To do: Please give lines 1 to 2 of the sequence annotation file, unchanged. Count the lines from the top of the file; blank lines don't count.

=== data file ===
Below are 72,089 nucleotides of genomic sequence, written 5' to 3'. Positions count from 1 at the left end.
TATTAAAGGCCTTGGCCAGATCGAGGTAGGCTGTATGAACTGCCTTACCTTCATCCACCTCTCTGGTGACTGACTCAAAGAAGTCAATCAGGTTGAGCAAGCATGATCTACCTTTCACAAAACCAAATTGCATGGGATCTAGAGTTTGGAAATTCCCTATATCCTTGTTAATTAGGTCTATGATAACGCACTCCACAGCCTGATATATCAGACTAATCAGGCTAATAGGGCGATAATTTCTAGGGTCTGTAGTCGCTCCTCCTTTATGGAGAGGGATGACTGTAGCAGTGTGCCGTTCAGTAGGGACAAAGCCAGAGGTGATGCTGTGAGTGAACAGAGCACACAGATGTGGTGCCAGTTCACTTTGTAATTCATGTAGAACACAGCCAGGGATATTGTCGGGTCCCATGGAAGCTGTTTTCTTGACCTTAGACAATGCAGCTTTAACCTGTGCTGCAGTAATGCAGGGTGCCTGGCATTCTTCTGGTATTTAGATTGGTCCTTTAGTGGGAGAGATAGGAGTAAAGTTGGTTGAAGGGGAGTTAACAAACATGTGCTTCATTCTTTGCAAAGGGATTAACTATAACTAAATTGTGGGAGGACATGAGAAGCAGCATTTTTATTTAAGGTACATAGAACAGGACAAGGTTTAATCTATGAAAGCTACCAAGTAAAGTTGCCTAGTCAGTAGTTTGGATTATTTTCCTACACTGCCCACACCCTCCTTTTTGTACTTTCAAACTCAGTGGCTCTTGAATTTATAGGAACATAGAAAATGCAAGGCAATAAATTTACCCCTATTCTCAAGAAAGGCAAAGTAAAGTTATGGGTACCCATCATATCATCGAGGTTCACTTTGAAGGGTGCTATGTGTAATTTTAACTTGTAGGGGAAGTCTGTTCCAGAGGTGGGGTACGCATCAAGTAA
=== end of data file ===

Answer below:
Below are 72,089 nucleotides of genomic sequence, written 5' to 3'. Positions count from 1 at the left end.
TATTAAAGGCCTTGGCCAGATCGAGGTAGGCTGTATGAACTGCCTTACCTTCATCCACCTCTCTGGTGACTGACTCAAAGAAGTCAATCAGGTTGAGCAAGCATGATCTACCTTTCACAAAACCAAATTGCATGGGATCTAGAGTTTGGAAATTCCCTATATCCTTGTTAATTAGGTCTATGATAACGCACTCCACAGCCTGATATATCAGACTAATCAGGCTAATAGGGCGATAATTTCTAGGGTCTGTAGTCGCTCCTCCTTTATGGAGAGGGATGACTGTAGCAGTGTGCCGTTCAGTAGGGACAAAGCCAGAGGTGATGCTGTGAGTGAACAGAGCACACAGATGTGGTGCCAGTTCACTTTGTAATTCATGTAGAACACAGCCAGGGATATTGTCGGGTCCCATGGAAGCTGTTTTCTTGACCTTAGACAATGCAGCTTTAACCTGTGCTGCAGTAATGCAGGGTGCCTGGCATTCTTCTGGTATTTAGATTGGTCCTTTAGTGGGAGAGATAGGAGTAAAGTTGGTTGAAGGGGAGTTAACAAACATGTGCTTCATTCTTTGCAAAGGGATTAACTATAACTAAATTGTGGGAGGACATGAGAAGCAGCATTTTTATTTAAGGTACATAGAACAGGACAAGGTTTAATCTATGAAAGCTACCAAGTAAAGTTGCCTAGTCAGTAGTTTGGATTATTTTCCTACACTGCCCACACCCTCCTTTTTGTACTTTCAAACTCAGTGGCTCTTGAATTTATAGGAACATAGAAAATGCAAGGCAATAAATTTACCCCTATTCTCAAGAAAGGCAAAGTAAAGTTATGGGTACCCATCATATCATCGAGGTTCACTTTGAAGGGTGCTATGTGTAATTTTAACTTGTAGGGGAAGTCTGTTCCAGAGGTGGGGTACGCATCAAGTAA